- ‘Gamechanger’ in Madeleine McCann mystery waits patiently while cold case continues to stagnate – 9news.com.au
- Joanna Hogg Teases ‘The Souvenir 2,’ Which Won’t Be Ready for Sundance 2020 – IndieWire
- Facing steady decline in hunter numbers, advocates recalibrate recruiting efforts – Toledo Blade
- Washingtonian Once Called George HW Bush’s Dog Ugly, and I’m Here to Correct the Record – Washingtonian
- New Hampshire family, farm being terrorized as part of ‘vicious shakedown,’ FBI says – Fox News
To mark Movember, a charity initiative held throughout November to raise awareness of men’s health issues, adventurer Charley Boorman reveals how he discovered his own cancer
Charley Boorman gives an affectionate pat to Ziggi, the springer spaniel sitting at his side, and says:”It’s thanks to him and my wife that I’m alive.”
The adventurer and biker, famous for his televised travels both on his own and with best friend Ewan McGregor in TV series such as Long Way Round, has survived numerous crashes and mishaps on the road, and despite them all, he felt fighting fit, apart from one small, niggling problem.
But in January last year, his wife of 24 years, Olivia, took their dog to the vet for his annual check-up. The vet raised concern that one of the dog’s testicles was harder than the other, which could be a sign of testicular cancer.
“By pure coincidence, a few weeks before that I’d mentioned a similar change in one of mine to Ollie.
“Now and then I’d get a throbbing ache there, a bit like after you’ve been kicked where it hurts,” says Boorman, who’s currently touring in his Charley Boorman Live UK Tour.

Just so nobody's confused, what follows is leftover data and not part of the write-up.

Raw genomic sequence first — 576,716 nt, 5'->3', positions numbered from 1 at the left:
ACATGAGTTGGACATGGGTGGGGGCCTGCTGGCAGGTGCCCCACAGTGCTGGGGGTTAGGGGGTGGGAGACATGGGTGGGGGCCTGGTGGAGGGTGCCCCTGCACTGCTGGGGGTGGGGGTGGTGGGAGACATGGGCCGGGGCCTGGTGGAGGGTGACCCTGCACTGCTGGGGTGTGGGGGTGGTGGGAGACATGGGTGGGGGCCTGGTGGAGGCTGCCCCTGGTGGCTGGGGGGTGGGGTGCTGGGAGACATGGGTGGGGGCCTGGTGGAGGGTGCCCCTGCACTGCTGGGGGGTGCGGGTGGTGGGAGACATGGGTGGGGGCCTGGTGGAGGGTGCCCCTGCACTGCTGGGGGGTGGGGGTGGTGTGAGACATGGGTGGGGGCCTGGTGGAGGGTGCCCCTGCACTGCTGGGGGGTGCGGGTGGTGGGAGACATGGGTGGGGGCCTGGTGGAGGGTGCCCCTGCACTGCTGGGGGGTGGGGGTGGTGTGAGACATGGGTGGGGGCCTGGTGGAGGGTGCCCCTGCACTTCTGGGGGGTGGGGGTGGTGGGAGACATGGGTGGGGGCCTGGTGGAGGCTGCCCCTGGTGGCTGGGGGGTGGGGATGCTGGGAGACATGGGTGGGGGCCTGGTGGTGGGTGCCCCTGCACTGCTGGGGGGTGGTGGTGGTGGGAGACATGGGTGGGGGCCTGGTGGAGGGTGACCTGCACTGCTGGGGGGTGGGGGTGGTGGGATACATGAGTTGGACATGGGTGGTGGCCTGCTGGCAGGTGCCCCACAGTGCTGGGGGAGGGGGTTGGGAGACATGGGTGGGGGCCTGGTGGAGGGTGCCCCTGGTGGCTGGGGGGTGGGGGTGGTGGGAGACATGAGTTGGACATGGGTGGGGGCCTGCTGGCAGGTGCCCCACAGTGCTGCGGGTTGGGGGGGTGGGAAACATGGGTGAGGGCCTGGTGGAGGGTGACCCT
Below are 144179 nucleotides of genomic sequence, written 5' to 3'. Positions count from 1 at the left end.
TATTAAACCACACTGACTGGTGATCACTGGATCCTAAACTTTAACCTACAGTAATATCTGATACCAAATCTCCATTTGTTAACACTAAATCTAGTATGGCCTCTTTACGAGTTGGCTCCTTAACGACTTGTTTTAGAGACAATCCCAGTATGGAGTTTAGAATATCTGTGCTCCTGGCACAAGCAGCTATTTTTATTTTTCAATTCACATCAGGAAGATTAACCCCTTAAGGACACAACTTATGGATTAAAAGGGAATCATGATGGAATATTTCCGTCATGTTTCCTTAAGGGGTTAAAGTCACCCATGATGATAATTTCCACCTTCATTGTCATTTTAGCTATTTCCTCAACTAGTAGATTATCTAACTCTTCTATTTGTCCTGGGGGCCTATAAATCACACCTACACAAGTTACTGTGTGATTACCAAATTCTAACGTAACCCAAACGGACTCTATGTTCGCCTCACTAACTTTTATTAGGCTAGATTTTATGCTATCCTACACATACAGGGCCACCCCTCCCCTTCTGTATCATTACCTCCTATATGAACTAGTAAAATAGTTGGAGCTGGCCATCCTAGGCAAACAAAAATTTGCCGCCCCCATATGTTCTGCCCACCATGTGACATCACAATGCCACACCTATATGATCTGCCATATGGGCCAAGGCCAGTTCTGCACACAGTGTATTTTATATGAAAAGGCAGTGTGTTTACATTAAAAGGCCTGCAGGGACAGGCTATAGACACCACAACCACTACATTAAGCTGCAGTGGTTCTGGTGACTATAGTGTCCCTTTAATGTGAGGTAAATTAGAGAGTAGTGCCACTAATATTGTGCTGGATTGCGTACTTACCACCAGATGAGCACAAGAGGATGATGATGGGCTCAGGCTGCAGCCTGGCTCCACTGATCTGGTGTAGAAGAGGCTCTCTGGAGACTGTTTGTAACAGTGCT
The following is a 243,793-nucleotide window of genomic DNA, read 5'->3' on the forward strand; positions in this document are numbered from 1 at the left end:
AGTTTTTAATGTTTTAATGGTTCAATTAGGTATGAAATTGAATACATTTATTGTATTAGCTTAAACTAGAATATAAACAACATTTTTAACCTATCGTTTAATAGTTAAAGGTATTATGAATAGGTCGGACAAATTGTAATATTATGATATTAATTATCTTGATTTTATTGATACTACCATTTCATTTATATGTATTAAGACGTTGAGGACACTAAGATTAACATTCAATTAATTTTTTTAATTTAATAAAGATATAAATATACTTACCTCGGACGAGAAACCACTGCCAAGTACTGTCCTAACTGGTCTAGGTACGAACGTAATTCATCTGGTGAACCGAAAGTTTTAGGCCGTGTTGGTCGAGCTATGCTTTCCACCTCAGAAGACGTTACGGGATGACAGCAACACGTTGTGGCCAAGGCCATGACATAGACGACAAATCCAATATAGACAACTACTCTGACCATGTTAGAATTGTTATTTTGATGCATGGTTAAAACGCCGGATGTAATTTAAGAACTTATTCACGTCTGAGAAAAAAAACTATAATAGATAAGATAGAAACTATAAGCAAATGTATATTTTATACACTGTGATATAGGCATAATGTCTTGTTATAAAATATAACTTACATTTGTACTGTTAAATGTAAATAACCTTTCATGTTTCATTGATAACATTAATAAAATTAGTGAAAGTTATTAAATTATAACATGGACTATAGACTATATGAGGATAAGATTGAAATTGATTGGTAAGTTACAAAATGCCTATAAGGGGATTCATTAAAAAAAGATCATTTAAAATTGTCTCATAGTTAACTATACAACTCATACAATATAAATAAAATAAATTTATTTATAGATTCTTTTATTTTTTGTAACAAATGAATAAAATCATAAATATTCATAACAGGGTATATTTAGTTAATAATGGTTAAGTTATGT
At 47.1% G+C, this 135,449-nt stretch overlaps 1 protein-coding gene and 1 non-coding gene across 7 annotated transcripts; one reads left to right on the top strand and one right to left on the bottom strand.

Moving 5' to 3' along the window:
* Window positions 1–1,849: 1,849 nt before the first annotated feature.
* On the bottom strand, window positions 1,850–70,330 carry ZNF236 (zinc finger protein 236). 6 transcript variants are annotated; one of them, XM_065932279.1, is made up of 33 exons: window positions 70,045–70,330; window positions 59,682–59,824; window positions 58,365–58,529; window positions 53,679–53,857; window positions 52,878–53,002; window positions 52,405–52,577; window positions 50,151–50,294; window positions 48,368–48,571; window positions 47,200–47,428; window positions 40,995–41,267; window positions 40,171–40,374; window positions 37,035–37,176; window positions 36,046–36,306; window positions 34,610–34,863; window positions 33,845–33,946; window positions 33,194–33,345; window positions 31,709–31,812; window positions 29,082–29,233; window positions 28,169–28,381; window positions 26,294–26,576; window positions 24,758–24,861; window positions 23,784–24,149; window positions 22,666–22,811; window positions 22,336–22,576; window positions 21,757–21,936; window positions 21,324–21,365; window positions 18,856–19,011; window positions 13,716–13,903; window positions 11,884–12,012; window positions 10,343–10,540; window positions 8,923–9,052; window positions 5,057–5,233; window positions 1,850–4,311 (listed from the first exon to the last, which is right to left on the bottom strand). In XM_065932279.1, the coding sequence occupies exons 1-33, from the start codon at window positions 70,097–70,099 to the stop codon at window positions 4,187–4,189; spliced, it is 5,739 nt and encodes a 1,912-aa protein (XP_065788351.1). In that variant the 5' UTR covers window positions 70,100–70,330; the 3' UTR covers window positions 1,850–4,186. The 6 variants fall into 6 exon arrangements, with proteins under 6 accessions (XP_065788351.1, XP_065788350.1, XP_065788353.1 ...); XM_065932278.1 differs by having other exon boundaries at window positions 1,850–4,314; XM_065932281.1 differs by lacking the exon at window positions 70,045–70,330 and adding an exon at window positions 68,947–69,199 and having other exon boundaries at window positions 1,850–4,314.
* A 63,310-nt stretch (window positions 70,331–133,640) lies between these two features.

“It wasn’t really that painful, though, and I’d dismissed it as just one of those aches and pains you get now and again and ignored it.
“In common with many men I was pretty hopeless about having check-ups and had never given much thought to testicular cancer.”
Boorman, 45, is revealing his experience to support Movember – a charity initiative that takes place in November where men worldwide raise funds and awareness of men’s health issues and cancers which affect them, specifically testicular and prostate cancer.
Clean-shaven men are sponsored to grow moustaches during the month and last year, in the UK, £11.7 million was raised for cancer charities.
“Ollie came straight back from the vets and insisted I get myself checked out and even then I still wasn’t alarmed,” he says.
“Reluctantly, I went to the GP and he immediately took it incredibly seriously and everything moved very quickly.”
Around 2,100 cases of testicular cancer are diagnosed every year in the UK.